This March issue of Texte zur Kunst is dedicated to comedy understood as the humorous grappling with experiences of crisis. In addition to thinking about the comedic in art, it also considers mass-media formats such as TV series and movies. As early as antiquity, and especially with the emergence of commedia dell’arte in the 16th century, comedy has been a source of consolation, providing relief from the drudgery of daily life as well as from the anxiety, exploitation, and discrimination that are often part of it. By treating tragedy with humor and being dead serious about it, comedy can serve as a catalyst for both the political unconscious and for that which is all too painfully conscious. Thus, some of the most celebrated comedies of the 20th century draw directly on the tragedy of some social reality against which jokes, slapstick, and the grotesque act as a kind of utopian litmus test: see Charlie Chaplin’s anti-Hitler satire The Great Dictator, or Stanley Kubrick’s parodic meditation on the nuclear menace in Dr. Strangelove. These and other such comedies are utopian in that they don’t articulate the contentious politics of representation – the question of who is the butt of the joke – through an exaggeration of stereotypical ideas and clichés about the oppressed (as in blackface or slut-shaming); crucially, they clearly mark otherwise unmarked subjectivities (e.g., white, heterosexual, middle-class people, or a recurring comedic character like the Catholic priest). Yet if the embodiment of universally recognizable categories was long characteristic of the narratives that defined comedy as a genre, the central feature of today’s internet slapstick is social media users crafting something universal out of their own peculiarities. What makes many TikTok videos funny, for example, is often not so much that someone is embodying a particular role, one which is embedded in the narrative of the gag, but that someone is (or believes they are) unusually good at something.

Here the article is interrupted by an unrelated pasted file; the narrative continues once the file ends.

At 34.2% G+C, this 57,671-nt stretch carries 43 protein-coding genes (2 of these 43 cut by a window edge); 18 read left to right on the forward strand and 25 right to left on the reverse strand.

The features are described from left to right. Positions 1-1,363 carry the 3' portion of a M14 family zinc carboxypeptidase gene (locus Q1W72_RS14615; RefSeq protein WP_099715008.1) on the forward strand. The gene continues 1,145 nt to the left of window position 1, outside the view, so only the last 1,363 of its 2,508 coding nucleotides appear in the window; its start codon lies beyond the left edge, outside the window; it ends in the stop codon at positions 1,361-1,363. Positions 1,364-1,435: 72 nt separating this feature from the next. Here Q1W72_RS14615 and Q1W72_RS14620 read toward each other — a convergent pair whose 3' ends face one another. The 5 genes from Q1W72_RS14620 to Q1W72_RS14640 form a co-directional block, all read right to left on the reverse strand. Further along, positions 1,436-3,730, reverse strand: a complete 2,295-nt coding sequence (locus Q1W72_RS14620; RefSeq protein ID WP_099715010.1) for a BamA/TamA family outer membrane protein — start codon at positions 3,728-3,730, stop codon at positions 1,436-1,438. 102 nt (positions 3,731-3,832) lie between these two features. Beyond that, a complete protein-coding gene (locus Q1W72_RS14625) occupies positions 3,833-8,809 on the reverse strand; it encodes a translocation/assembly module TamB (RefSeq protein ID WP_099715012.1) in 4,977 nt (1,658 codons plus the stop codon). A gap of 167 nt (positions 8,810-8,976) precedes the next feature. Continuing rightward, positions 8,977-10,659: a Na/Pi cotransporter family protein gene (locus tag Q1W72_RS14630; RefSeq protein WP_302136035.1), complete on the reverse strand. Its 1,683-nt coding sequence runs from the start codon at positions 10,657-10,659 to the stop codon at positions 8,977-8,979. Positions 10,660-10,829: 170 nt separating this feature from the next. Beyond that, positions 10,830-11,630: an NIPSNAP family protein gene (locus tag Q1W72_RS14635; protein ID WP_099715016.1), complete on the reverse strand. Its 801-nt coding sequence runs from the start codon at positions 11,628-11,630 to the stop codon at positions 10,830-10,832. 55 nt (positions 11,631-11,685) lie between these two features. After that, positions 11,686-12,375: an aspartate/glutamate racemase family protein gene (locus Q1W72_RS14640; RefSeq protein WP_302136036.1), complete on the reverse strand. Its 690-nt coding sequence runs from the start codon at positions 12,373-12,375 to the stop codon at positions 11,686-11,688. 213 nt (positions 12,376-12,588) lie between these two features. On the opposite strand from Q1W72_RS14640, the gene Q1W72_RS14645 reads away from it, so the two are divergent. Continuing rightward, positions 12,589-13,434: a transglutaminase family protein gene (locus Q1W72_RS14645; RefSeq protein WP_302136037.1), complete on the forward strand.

Comedic devices like wit and irony have a long tradition in visual art. From the absurd drolleries in Pieter Bruegel’s village scenes to Richard Prince’s joke paintings and Nicole Eisenman’s overdrawn, caricature-like figures to more recent work employing the comedic, such as Mickalene Thomas’s video installations – comedy and art have historically maintained close ties. However, at a time when audiences increasingly demand political commitments and authenticity from art, comedic speech, which is inherently disingenuous, has fallen into disrepute: ironically distanced rhetoric is accused of turning a blind eye to social inequality, of lobbying for what looks suspiciously like a cynical reproduction of the status quo. The apparent unconcern with social conditions becomes flagrant when, in addressing a difficult political issue, a speaker courts shared derision of a figure like Donald Trump out of the sole desire for consensus or, more precisely, for unanimous agreement achieved through negating the other side’s position, instead of devising conditions for possible alternatives. With this in mind, we invited Lauren Berlant, Sianne Ngai, and Alenka Zupančič to a roundtable discussion, moderated by the editors, to probe the relationship between the comedic and the political with concern for representation. One key thesis that developed in their exchange is that, precisely because comedy pokes fun at explanatory models that make the world look coherent, the social “we” it produces is contentious. The question of comedy (also as the antidote to tragedy) thus hinges on the possibility or impossibility of a “we” – on the question of the locus of society.